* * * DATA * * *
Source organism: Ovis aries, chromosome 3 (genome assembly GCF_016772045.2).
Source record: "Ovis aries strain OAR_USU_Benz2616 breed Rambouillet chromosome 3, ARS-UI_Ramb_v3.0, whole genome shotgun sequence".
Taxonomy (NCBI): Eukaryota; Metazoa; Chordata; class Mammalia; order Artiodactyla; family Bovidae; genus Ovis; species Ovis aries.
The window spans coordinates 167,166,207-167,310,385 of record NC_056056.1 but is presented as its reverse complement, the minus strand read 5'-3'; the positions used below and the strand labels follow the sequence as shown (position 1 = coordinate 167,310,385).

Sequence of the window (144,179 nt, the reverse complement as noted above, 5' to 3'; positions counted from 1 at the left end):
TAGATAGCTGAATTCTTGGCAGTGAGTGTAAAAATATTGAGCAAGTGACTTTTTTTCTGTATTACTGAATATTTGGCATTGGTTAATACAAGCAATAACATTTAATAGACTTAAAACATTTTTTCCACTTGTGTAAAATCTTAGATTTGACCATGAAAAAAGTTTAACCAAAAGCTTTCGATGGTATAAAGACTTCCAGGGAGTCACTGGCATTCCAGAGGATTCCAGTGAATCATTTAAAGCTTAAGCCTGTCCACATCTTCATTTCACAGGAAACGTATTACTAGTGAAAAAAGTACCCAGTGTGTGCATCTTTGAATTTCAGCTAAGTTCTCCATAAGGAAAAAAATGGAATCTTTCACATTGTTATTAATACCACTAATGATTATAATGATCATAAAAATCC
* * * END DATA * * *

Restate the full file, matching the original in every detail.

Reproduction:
Source organism: Ovis aries, chromosome 3 (genome assembly GCF_016772045.2).
Source record: "Ovis aries strain OAR_USU_Benz2616 breed Rambouillet chromosome 3, ARS-UI_Ramb_v3.0, whole genome shotgun sequence".
Taxonomy (NCBI): Eukaryota; Metazoa; Chordata; class Mammalia; order Artiodactyla; family Bovidae; genus Ovis; species Ovis aries.
The window spans coordinates 167,166,207-167,310,385 of record NC_056056.1 but is presented as its reverse complement, the minus strand read 5'-3'; the positions used below and the strand labels follow the sequence as shown (position 1 = coordinate 167,310,385).

Sequence of the window (144,179 nt, the reverse complement as noted above, 5' to 3'; positions counted from 1 at the left end):
TAGATAGCTGAATTCTTGGCAGTGAGTGTAAAAATATTGAGCAAGTGACTTTTTTTCTGTATTACTGAATATTTGGCATTGGTTAATACAAGCAATAACATTTAATAGACTTAAAACATTTTTTCCACTTGTGTAAAATCTTAGATTTGACCATGAAAAAAGTTTAACCAAAAGCTTTCGATGGTATAAAGACTTCCAGGGAGTCACTGGCATTCCAGAGGATTCCAGTGAATCATTTAAAGCTTAAGCCTGTCCACATCTTCATTTCACAGGAAACGTATTACTAGTGAAAAAAGTACCCAGTGTGTGCATCTTTGAATTTCAGCTAAGTTCTCCATAAGGAAAAAAATGGAATCTTTCACATTGTTATTAATACCACTAATGATTATAATGATCATAAAAATCC